Three Little Words

"At the touch of love everyone becomes a poet."
- Plato

When a baby is born it knows nothing of the world and its complexity. It knows not of institutions, social hierarchy, or political correctness. The newborn child knows not even of its own existence. However, as the cord is cut and the child is given to the mother, the child begins to understand the most fundamental aspect of the human experience. That is, the sensation of the feeling known as love. 

       As time passes and that child grows into adulthood, that blissful ignorance of life is no more. The evils of the world have fallen upon the eyes of that once-child, and has stripped it of its innocence. 

 Lost inside the sometimes dark travels, that once-child carries the lovely sensation in the background of its heart. It takes the sensation with it through the hills and the valleys, through the sunshine and the rain. It is carried within the once-child not as a once felt feeling in decay, but as a power in hibernation. 

 That is until one day, where the once-child looks into the eyes of another, and the sensation awakens. It is at that moment where the dimness fades, and the world begins to fill with color. 

 It is at this viewpoint where human beings are most capable and willing. To go beyond the barriers of what is considered possible. To live not just for the progression of the individual, but for the benefit of another. In a world filled with so much chaos and confusion, love is the force to make time stand still.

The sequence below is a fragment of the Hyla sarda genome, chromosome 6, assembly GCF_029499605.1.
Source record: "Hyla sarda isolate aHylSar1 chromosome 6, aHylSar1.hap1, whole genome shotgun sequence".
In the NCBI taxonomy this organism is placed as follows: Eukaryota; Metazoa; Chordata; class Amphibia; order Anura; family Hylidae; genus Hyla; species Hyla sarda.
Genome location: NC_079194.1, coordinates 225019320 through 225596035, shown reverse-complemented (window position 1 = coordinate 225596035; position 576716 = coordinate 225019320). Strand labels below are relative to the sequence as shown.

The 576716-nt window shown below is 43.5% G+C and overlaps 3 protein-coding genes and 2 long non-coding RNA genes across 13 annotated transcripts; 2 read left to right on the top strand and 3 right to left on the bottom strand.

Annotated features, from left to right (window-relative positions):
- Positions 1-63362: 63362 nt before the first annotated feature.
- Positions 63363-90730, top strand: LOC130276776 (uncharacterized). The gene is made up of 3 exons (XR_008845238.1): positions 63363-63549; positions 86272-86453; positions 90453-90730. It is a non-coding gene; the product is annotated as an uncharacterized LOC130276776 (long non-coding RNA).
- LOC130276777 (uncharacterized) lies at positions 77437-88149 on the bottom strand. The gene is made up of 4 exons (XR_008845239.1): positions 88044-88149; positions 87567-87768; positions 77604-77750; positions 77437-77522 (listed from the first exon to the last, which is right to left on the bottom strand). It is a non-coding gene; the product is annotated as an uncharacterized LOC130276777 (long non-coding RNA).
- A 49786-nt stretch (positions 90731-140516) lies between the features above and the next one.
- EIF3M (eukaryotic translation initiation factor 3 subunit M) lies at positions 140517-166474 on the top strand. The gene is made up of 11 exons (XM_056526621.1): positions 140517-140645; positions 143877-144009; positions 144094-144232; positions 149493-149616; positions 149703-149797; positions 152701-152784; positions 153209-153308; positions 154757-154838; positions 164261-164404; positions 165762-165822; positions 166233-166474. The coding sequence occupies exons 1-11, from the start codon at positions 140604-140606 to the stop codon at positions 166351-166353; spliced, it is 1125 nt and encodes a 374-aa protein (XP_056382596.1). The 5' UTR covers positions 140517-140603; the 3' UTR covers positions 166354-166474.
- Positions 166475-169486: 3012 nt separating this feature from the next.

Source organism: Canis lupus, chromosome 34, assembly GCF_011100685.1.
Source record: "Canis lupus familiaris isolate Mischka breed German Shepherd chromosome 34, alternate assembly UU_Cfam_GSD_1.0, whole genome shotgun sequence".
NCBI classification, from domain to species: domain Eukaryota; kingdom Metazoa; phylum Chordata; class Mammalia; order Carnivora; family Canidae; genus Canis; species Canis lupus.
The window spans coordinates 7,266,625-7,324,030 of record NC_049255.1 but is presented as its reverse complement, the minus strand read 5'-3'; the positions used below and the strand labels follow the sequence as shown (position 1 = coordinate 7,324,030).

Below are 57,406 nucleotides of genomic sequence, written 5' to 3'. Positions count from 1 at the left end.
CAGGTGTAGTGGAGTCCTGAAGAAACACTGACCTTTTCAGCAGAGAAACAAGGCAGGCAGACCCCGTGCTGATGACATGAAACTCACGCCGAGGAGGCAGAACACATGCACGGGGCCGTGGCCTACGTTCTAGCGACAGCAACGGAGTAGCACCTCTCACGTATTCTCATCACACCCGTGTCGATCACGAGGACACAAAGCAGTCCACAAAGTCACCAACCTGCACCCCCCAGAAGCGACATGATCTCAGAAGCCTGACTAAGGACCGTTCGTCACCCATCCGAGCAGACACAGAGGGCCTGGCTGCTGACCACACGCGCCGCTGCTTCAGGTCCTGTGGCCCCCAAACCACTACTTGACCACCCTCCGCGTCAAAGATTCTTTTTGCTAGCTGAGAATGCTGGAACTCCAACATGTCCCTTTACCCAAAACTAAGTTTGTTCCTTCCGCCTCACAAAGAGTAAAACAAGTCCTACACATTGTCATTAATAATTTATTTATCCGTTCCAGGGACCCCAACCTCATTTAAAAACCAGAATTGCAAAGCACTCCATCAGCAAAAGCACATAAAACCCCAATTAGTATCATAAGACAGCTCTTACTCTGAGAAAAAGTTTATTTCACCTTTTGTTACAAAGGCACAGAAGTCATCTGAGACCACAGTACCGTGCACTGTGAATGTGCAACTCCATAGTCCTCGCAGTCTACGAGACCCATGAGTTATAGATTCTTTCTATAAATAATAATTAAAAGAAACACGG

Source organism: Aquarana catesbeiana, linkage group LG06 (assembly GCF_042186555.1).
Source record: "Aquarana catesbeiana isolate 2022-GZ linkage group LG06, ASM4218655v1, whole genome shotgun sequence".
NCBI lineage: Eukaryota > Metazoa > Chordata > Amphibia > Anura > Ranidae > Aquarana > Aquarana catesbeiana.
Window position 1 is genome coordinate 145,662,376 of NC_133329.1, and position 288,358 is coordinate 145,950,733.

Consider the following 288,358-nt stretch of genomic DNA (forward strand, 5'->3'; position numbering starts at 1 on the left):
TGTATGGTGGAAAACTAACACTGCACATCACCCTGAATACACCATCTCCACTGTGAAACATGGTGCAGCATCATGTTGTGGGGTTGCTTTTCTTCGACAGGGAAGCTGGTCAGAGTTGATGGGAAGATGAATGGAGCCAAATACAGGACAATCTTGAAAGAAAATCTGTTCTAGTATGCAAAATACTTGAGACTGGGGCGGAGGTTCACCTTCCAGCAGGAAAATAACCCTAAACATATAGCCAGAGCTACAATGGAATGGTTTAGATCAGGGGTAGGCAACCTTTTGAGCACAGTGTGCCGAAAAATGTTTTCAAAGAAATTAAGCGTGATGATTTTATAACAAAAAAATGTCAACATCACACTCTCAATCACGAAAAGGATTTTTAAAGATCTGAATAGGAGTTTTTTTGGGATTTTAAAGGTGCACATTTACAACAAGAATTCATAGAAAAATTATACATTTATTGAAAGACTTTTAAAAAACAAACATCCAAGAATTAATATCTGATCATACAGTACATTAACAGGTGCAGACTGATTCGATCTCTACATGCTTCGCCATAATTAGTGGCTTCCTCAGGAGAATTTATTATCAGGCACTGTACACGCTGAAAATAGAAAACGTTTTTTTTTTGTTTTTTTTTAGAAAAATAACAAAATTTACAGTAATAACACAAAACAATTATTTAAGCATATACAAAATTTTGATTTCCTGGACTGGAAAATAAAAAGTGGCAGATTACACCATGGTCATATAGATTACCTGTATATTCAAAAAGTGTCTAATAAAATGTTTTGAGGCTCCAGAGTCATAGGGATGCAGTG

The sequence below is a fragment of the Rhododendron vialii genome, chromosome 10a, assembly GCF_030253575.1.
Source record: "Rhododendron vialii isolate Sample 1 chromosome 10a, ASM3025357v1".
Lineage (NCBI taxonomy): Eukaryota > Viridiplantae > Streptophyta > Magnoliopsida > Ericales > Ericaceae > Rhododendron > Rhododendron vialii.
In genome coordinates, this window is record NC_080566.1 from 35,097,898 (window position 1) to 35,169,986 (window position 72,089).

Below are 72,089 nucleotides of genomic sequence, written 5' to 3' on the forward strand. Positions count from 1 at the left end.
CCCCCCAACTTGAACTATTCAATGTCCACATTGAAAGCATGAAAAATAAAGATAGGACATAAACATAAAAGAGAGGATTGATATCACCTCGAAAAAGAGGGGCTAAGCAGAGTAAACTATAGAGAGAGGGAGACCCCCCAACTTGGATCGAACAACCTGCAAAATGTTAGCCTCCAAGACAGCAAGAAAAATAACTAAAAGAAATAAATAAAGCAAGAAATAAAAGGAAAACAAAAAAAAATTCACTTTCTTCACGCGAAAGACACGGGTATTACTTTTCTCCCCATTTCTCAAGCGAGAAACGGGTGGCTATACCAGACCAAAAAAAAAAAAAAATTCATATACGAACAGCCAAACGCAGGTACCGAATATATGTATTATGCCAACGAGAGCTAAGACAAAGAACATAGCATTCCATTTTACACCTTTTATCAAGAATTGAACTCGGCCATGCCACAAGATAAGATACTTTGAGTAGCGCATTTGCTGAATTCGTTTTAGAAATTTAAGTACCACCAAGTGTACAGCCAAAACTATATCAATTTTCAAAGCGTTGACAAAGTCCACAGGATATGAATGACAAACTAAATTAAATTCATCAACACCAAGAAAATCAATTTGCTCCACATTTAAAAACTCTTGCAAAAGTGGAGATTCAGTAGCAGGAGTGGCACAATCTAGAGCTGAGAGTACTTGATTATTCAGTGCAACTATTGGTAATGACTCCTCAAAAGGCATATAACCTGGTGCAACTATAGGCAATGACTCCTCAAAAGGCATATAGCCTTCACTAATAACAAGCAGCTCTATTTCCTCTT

Such is all things, the magnitude of the force is influenced by the purity of the sensation. Not all love is created equal. The love of which I speak of is what the ancient Greeks called Agape, or unconditional love. It is the purest and rarest form of love, but also the strongest and most impact-full. 

      Agape can be found in the actions of King Edward VIII. Who stepped down from the highest position in the world to marry Wallis Simpson. It can be found in the track marks along the Eurasian continent, where P K Mahanandia rode a second hand bicycle for more than 4000 miles to marry the woman he loved. It can be found in the countless letters written by the women of the greatest generation, to their lovers fighting tyranny thousands of miles away. 

       Love can be complicated. It can bring out the very best within someone, or lead them to ruin. It can build bridges, just as easily as it can destroy them. But deep down within all human beings lies the craving for its gratification. It makes us vulnerable, but then again that is what makes us human. Maybe it is playing with fire, but in a mortal world does it really matter if we end up getting burned?